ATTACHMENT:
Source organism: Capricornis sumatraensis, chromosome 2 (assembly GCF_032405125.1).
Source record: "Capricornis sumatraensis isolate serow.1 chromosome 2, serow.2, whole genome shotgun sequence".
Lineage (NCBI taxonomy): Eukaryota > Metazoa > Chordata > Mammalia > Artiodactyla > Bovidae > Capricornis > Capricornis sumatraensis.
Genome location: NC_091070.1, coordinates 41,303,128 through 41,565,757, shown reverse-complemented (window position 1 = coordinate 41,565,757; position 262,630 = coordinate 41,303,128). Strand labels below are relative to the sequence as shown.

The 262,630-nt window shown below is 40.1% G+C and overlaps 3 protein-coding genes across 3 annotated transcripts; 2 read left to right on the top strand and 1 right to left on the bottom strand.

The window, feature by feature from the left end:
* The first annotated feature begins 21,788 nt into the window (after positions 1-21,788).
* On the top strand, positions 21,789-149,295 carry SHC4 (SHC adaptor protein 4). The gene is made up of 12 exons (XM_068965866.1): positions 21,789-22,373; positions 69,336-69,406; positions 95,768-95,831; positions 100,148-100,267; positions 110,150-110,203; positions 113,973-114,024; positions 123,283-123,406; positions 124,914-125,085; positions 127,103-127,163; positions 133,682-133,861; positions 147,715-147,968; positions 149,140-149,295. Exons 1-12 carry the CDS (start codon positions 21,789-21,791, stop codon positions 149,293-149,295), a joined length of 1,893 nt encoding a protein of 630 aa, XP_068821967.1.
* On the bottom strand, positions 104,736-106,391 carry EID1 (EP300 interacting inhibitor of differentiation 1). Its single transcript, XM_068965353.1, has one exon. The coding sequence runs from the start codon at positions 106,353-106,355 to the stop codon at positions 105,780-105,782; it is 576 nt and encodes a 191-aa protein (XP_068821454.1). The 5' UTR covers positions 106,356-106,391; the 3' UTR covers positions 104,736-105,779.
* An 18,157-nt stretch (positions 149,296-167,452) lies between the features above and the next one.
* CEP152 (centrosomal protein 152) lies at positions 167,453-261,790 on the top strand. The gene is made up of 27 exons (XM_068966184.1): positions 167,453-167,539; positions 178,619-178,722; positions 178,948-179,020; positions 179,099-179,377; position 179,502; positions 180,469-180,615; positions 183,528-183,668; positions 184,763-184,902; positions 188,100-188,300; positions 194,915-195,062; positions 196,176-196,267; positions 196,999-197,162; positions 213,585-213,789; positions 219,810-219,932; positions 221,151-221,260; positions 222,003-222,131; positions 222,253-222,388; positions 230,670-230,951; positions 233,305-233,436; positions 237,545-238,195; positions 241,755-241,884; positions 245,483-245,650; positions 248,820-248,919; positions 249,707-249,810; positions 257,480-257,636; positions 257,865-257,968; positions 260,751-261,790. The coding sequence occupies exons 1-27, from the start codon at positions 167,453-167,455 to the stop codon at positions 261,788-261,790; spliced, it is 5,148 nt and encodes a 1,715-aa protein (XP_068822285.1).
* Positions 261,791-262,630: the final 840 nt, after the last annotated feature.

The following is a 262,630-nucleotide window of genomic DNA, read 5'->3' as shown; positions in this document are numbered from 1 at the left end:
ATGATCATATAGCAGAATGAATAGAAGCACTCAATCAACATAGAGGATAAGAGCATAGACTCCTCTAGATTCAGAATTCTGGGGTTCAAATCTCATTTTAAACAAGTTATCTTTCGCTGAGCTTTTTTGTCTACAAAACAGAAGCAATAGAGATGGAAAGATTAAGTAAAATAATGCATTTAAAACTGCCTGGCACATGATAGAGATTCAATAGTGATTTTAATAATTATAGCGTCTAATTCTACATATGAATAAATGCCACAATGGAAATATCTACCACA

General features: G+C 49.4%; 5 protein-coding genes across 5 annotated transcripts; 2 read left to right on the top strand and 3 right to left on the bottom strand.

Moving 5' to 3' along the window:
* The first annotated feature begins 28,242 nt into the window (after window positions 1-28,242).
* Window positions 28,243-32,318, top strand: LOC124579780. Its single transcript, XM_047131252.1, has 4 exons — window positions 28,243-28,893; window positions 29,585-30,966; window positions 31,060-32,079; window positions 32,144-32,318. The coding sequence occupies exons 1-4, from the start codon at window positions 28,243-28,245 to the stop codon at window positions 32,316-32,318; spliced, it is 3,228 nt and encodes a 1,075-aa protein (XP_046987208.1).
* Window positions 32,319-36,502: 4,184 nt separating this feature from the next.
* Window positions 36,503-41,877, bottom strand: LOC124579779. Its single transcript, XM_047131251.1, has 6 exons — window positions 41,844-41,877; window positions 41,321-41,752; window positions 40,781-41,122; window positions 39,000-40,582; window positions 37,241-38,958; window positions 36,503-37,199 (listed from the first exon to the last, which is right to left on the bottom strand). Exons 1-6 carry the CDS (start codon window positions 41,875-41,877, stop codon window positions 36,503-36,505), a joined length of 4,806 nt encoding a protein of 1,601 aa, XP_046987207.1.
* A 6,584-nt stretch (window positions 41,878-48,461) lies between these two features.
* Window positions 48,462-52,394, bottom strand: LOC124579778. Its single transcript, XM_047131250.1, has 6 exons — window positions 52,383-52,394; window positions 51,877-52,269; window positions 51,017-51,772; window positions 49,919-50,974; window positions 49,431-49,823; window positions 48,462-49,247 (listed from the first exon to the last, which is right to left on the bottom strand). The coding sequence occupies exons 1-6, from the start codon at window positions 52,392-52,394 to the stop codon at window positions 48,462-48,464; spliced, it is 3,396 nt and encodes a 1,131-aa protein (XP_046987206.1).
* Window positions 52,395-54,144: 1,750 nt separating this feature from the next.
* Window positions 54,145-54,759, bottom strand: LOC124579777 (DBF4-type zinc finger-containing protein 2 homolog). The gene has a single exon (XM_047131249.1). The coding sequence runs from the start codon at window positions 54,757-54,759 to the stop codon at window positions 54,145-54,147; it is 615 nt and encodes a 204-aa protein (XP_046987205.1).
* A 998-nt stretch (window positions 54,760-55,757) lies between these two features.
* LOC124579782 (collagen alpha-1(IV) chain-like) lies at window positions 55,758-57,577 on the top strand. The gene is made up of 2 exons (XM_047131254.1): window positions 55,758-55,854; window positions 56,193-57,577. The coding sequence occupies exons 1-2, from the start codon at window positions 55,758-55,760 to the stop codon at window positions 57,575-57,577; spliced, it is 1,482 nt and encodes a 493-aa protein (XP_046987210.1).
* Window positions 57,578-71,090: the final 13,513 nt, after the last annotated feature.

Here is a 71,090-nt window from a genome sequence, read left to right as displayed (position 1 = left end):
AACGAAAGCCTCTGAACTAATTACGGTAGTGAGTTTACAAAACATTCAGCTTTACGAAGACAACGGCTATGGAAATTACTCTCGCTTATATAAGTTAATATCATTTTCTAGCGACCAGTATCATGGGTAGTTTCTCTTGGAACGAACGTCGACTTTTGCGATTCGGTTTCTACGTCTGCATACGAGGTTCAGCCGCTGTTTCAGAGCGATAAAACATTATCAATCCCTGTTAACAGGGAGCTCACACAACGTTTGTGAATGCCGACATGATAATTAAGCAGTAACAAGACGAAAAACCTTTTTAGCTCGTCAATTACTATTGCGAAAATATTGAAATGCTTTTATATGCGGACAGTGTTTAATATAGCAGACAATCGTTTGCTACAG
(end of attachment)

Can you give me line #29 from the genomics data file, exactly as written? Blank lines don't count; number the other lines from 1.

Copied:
AACGAAAGCCTCTGAACTAATTACGGTAGTGAGTTTACAAAACATTCAGCTTTACGAAGACAACGGCTATGGAAATTACTCTCGCTTATATAAGTTAATATCATTTTCTAGCGACCAGTATCATGGGTAGTTTCTCTTGGAACGAACGTCGACTTTTGCGATTCGGTTTCTACGTCTGCATACGAGGTTCAGCCGCTGTTTCAGAGCGATAAAACATTATCAATCCCTGTTAACAGGGAGCTCACACAACGTTTGTGAATGCCGACATGATAATTAAGCAGTAACAAGACGAAAAACCTTTTTAGCTCGTCAATTACTATTGCGAAAATATTGAAATGCTTTTATATGCGGACAGTGTTTAATATAGCAGACAATCGTTTGCTACAG